Husam Abbas, the chef and owner of the restaurants Elbabor and Eltanor, the former in Umm al-Fahm and the latter at the Reineh Junction, knows no other way, he says. He harvests his own olive grove, and uses the crop to make the olive oil for his restaurants. In addition, he works with a pomegranate orchard in Kafr Kana, which is now also growing spinach, pumpkin and mallow leaves (malukhiya). Abbas also keeps lamb and goats in a pen in Nazareth, intended exclusively for his restaurants' needs. "I know that many Israeli chefs are now growing their own produce, but it was always like this for us," he laughs. "Even if you yourself did not grow the crops, your neighbor grew them for you, or you knew where to pick them. In my opinion this is a must for becoming acquainted with and getting closer to the land - what many Israelis are now discovering. It is local cuisine done the right way."

The person responsible for further developing the phenomenon of "backyard produce" is chef Guy Peretz, the owner of a culinary consulting firm that also develops menus. The 12 staffers of his company work with about 60 restaurants across the country. Peretz lives in Moshav Shapir near Kiryat Malakhi, "within a field of artichokes, to be precise," he says. Peretz approaches growers from around the country and places special orders. "It all began when I got married, six years ago," he says. "I returned from a continuing education program in France, where I worked a lot with fresh baby carrots. I knew that I wanted this for my wedding and so approached Kibbutz Shluhot. They grew 4,000 carrots just for me. I remember it was in the winter and the farmer arrived covered in mud, but I got what I wanted.

"The question is usually financial," says Peretz. "A good, proficient farmer knows how to grow everything. It's a budgetary matter. If someone wants something and is willing to pay for it, you can grow anything. As such, I ordered the baby carrots twice more. For the Netanel restaurant in Moshav Sgula, for which I developed the menu, I had hearty tomatoes, eggplants and herbs grown specially. The difference in taste is tremendous. Many people have realized in the past year that they want something that tastes different."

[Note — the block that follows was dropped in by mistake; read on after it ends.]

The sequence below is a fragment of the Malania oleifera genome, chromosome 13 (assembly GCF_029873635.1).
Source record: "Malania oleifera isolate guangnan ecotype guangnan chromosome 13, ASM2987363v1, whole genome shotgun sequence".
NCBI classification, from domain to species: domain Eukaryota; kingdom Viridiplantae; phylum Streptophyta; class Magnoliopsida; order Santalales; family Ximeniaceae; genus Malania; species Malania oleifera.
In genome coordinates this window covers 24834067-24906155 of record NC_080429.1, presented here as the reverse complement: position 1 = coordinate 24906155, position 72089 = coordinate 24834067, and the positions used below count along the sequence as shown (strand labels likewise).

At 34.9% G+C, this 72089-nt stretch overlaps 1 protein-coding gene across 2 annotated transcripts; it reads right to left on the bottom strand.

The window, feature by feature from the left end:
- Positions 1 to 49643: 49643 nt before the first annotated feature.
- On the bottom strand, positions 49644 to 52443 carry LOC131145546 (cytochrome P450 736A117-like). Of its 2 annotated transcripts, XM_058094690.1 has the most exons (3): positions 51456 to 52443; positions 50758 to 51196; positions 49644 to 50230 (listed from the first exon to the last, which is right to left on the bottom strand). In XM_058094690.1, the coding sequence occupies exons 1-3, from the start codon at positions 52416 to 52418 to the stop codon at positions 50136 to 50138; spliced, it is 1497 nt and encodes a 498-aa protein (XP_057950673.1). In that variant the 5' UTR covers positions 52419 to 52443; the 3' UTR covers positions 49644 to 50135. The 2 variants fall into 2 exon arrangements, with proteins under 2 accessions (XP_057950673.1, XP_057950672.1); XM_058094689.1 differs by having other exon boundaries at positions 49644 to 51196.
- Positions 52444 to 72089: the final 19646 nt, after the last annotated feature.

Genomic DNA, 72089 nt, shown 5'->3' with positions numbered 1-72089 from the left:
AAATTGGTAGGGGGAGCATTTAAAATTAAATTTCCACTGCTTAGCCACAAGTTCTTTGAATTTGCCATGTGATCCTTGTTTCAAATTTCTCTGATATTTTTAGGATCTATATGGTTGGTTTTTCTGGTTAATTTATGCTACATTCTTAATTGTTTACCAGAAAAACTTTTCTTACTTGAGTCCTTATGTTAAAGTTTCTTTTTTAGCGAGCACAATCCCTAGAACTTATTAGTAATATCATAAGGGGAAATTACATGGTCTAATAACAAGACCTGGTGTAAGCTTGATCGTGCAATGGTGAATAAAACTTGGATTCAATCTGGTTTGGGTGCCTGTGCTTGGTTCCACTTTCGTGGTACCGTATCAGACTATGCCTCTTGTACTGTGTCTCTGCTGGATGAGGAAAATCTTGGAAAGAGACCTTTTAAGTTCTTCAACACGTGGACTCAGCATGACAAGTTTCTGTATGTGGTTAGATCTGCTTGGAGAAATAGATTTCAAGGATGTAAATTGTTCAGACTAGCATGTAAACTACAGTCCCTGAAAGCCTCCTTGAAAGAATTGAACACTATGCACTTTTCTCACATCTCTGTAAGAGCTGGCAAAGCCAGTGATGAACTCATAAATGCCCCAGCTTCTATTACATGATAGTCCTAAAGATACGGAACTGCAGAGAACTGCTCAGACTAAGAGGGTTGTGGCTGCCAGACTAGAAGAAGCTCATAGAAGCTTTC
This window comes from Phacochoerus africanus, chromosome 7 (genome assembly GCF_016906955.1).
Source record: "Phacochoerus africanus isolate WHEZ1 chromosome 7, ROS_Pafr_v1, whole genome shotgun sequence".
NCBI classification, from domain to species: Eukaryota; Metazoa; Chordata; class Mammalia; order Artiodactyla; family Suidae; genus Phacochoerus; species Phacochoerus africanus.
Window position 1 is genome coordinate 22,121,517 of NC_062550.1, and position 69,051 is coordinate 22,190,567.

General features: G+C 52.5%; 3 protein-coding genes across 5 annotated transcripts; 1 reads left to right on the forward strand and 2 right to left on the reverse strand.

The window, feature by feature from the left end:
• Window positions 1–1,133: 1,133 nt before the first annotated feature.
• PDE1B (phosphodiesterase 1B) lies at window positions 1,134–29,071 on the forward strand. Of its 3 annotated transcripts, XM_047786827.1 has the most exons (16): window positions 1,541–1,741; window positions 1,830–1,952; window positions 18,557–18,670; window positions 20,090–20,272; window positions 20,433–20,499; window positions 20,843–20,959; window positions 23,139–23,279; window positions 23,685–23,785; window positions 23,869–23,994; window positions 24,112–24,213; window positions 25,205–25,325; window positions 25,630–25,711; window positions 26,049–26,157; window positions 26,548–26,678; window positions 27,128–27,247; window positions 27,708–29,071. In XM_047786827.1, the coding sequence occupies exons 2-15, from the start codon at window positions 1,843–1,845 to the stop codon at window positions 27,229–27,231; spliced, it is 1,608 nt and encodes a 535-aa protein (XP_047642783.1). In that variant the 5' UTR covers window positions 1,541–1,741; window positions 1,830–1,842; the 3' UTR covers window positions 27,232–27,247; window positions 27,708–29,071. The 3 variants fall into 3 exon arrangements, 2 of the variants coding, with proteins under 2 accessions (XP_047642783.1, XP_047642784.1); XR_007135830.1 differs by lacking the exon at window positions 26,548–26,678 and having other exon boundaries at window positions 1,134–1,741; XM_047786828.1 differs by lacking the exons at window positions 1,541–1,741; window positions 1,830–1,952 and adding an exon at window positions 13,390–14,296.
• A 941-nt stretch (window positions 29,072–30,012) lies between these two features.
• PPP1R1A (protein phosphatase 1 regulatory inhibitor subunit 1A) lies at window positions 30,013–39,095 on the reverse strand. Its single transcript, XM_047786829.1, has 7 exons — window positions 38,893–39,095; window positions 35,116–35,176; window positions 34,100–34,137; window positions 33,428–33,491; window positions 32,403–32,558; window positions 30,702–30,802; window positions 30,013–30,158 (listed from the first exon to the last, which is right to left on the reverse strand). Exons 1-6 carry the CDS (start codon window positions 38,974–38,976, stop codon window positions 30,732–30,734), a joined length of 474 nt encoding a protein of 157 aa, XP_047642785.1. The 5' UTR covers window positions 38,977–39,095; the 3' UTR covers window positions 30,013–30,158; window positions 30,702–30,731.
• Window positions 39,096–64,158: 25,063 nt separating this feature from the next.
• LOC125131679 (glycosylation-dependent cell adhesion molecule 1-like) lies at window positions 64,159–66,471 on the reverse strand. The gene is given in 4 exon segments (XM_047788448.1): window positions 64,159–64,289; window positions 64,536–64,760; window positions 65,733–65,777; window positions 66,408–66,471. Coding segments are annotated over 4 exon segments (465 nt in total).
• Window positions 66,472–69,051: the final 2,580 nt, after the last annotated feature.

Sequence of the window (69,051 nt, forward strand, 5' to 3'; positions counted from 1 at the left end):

The beginnings of the local-harvest phenomenon began more than a decade ago, argues Eyal Israeli. His company, Asif, began as a plot of land with a single tower, underpinned by commercial sensibility and access to food; today it is a full-fledged produce marketing company encroaching on the country's restaurant supply market. Israeli relates that he was the first to grow cherry tomatoes, curly lettuce, chicory, shallots and ginger. He predicts which vegetable will next take over supermarkets, even though for now only chefs are ordering it - za'ironim [literally, "ultra-tiny"], small, fleshy leaves, chock-full of taste, "especially favored by, for example, chef Segev Moshe.

"This is how every process occurs in every field," Israeli says. "Chefs study abroad, they lack a particular vegetable or fruit, they get on my case, request personal harvests, and the vegetable gradually enters the market. As a result of a request by chef Emil Gatlan from the Casba restaurant on Tel Aviv's Yirmiyahu Street, which operated two decades ago, we started growing chicory in Israel, before anyone knew about this bitter vegetable and its uses. Israel Aharoni ordered bok choy from us, a Chinese vegetable that resembles white cabbage, and due to his insistence, demand for the crop grew. We grow it till today; the Giraffe restaurant buys large quantities of bok choy from us. The same was the case with ginger. The Israeli diner takes a liking to something he tastes in a restaurant, he asks the local grocer, the grocer asks us and that is how interest is created."

Only time will tell if Malili's pa ka nah and Thai basil or Eyal Israel's za'ironim will enjoy a similar fate.